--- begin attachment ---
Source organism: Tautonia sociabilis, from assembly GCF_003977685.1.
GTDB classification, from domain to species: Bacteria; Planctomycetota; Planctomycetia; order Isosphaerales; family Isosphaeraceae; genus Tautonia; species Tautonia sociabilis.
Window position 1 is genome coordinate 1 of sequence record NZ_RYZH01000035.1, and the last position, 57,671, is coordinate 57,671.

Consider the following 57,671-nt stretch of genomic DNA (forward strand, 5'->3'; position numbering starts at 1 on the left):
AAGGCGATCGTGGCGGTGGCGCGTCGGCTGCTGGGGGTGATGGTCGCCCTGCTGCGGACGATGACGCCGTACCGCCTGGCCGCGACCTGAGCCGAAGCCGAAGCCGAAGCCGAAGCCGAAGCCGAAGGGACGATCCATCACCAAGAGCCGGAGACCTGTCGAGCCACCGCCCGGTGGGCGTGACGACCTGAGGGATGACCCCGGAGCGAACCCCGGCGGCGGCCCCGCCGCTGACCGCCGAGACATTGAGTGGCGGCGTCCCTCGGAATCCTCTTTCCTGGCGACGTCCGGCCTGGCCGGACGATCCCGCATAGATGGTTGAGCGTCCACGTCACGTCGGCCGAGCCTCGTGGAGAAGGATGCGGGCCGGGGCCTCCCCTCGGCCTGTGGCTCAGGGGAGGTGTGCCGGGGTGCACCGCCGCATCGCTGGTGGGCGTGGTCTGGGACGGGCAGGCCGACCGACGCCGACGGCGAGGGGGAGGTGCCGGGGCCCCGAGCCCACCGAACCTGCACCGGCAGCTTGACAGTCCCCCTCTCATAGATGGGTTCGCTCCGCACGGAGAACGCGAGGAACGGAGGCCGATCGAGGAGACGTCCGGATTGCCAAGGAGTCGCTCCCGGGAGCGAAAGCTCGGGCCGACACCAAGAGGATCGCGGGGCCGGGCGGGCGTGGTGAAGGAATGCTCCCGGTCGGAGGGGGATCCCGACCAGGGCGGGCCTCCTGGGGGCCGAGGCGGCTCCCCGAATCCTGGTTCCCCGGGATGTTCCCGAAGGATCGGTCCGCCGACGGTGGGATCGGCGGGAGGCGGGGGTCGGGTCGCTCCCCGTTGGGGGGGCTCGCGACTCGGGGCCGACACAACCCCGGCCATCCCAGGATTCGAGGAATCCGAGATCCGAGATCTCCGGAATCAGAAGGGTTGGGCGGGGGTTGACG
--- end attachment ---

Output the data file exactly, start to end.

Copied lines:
Source organism: Tautonia sociabilis, from assembly GCF_003977685.1.
GTDB classification, from domain to species: Bacteria; Planctomycetota; Planctomycetia; order Isosphaerales; family Isosphaeraceae; genus Tautonia; species Tautonia sociabilis.
Window position 1 is genome coordinate 1 of sequence record NZ_RYZH01000035.1, and the last position, 57,671, is coordinate 57,671.

Consider the following 57,671-nt stretch of genomic DNA (forward strand, 5'->3'; position numbering starts at 1 on the left):
AAGGCGATCGTGGCGGTGGCGCGTCGGCTGCTGGGGGTGATGGTCGCCCTGCTGCGGACGATGACGCCGTACCGCCTGGCCGCGACCTGAGCCGAAGCCGAAGCCGAAGCCGAAGCCGAAGCCGAAGGGACGATCCATCACCAAGAGCCGGAGACCTGTCGAGCCACCGCCCGGTGGGCGTGACGACCTGAGGGATGACCCCGGAGCGAACCCCGGCGGCGGCCCCGCCGCTGACCGCCGAGACATTGAGTGGCGGCGTCCCTCGGAATCCTCTTTCCTGGCGACGTCCGGCCTGGCCGGACGATCCCGCATAGATGGTTGAGCGTCCACGTCACGTCGGCCGAGCCTCGTGGAGAAGGATGCGGGCCGGGGCCTCCCCTCGGCCTGTGGCTCAGGGGAGGTGTGCCGGGGTGCACCGCCGCATCGCTGGTGGGCGTGGTCTGGGACGGGCAGGCCGACCGACGCCGACGGCGAGGGGGAGGTGCCGGGGCCCCGAGCCCACCGAACCTGCACCGGCAGCTTGACAGTCCCCCTCTCATAGATGGGTTCGCTCCGCACGGAGAACGCGAGGAACGGAGGCCGATCGAGGAGACGTCCGGATTGCCAAGGAGTCGCTCCCGGGAGCGAAAGCTCGGGCCGACACCAAGAGGATCGCGGGGCCGGGCGGGCGTGGTGAAGGAATGCTCCCGGTCGGAGGGGGATCCCGACCAGGGCGGGCCTCCTGGGGGCCGAGGCGGCTCCCCGAATCCTGGTTCCCCGGGATGTTCCCGAAGGATCGGTCCGCCGACGGTGGGATCGGCGGGAGGCGGGGGTCGGGTCGCTCCCCGTTGGGGGGGCTCGCGACTCGGGGCCGACACAACCCCGGCCATCCCAGGATTCGAGGAATCCGAGATCCGAGATCTCCGGAATCAGAAGGGTTGGGCGGGGGTTGACG